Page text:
010 | the first cut is the deepest.

I was waiting for it. I knew it, I could feel it. I wanted to put a disclaimer on my good news. I wanted to say “Don’t tune in. It’ll just be a disappointment.” And it happened. And this was me trying not to feed my insecurities, to “love myself” as I’ve been continuously advised to over and over. This was me not indulging the harsh critic in my head and sitting back after having put in my time and effort, and letting the world do what it will with my work. And it did what it does: Taught me yet another lesson. 2021 just don’t quit. Actually, it’s this creative life, this choice of the arts, that just don’t quit. The thing itself is doing what it does best: Kicking our sweet lil’ butts and making us want it more because like the delusional fools we humans are, we find hope and positivity in the failures or else we’d wither away to dust.

I shot a role for a pretty big deal show. The episode aired. They cut me out of the scene. My scene co-stars are in the end credits, I am not. There’s a lot of clichés and phrases the average person knows about the Hollywood grind, and this here’s one of ’em: Left on the cutting room floor.

Why are you so positive, Bree? Seems you’ve had a shit year, could’ve used the win, no? Hells yea, imagine the sweet impressive intro to my updated acting demo reel that nice plum of a scene would’ve created. Imagine the tasty screencaps that would’ve littered my Insta & IMDb. The hashtags. The comments. The follows. The algorithm salivating at my jump in popularity. One audition notice from my agent, one day preparing a song and my voice, two amazing minutes in the audition room, one whole weekend in another city– while on vacation– being put on hold, then booking it, paperwork, making plans to cut my trip short to get back to Toronto ASAP on a bus through a blizzard in order to get on set the next day, borrowing my friend’s car because the set’s out in the middle of nowhere and I can’t call a Lyft to a closed set at 3am to pick me up, waking up and warming up my singing voice at 5am, sitting through a hair and makeup transformation, keeping my voice warm for over 16 hours on a freezing cold set with heat-packs under my toes in the uninsulated shoes part of my costume, taking off and putting back on a big bulky winter coat with each take, and most importantly, getting to meet and work with some of the most amazing people putting their all into their own art, whether it be acting, hair, makeup, wardrobe, directing, audio, set design, props, culinary, or just organizing the whole damn thing– and I would do it all over again. And then again, sit here in the now, a full year and a half later, with 5% sureness of seeing myself on screen and then laughing out loud because, of course.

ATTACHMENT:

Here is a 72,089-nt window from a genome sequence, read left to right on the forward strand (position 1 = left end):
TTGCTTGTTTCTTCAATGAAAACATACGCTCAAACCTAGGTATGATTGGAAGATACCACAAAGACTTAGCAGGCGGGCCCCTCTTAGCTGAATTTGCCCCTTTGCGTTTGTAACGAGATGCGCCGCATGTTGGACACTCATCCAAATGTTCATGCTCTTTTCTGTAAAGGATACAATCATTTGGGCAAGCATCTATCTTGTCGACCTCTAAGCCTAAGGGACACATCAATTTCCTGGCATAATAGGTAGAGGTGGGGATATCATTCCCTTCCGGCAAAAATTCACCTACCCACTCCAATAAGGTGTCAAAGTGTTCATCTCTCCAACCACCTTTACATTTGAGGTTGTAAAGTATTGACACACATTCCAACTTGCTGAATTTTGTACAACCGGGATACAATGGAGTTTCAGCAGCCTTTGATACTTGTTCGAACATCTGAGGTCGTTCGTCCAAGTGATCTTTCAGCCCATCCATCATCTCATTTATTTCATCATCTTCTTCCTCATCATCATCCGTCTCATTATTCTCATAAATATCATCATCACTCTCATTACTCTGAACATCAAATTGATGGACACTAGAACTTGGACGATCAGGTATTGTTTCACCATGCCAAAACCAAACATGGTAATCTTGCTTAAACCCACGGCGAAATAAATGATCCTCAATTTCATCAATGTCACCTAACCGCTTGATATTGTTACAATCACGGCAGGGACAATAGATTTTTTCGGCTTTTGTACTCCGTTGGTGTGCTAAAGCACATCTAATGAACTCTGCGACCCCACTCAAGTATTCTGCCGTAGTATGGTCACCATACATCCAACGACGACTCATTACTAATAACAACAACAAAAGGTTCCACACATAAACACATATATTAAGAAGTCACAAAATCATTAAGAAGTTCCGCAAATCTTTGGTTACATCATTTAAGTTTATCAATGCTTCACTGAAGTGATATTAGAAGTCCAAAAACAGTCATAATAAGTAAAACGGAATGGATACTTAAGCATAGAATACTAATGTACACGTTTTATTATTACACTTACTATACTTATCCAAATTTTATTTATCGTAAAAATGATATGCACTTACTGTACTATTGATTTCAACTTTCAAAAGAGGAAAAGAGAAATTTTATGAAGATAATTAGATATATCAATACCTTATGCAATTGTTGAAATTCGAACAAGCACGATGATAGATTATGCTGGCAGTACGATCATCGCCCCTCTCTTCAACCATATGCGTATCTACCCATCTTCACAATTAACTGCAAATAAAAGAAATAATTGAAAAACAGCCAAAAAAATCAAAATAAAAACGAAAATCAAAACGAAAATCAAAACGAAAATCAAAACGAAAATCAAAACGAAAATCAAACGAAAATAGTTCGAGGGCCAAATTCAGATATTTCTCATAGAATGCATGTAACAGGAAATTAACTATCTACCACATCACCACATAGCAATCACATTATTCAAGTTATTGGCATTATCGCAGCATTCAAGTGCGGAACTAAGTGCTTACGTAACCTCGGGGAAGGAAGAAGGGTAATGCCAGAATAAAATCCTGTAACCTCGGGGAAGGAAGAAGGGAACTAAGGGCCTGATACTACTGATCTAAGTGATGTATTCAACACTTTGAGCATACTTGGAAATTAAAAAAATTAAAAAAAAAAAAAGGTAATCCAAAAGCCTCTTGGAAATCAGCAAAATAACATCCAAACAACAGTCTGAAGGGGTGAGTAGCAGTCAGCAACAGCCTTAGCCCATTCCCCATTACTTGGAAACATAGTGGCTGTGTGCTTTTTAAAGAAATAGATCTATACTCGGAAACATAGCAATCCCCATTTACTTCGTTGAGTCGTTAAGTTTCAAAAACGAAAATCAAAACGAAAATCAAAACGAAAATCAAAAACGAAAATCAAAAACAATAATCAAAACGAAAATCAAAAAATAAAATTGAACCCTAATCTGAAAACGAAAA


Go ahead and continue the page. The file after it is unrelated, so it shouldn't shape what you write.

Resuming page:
“Huh. We’re intrigued, let’s try you” casting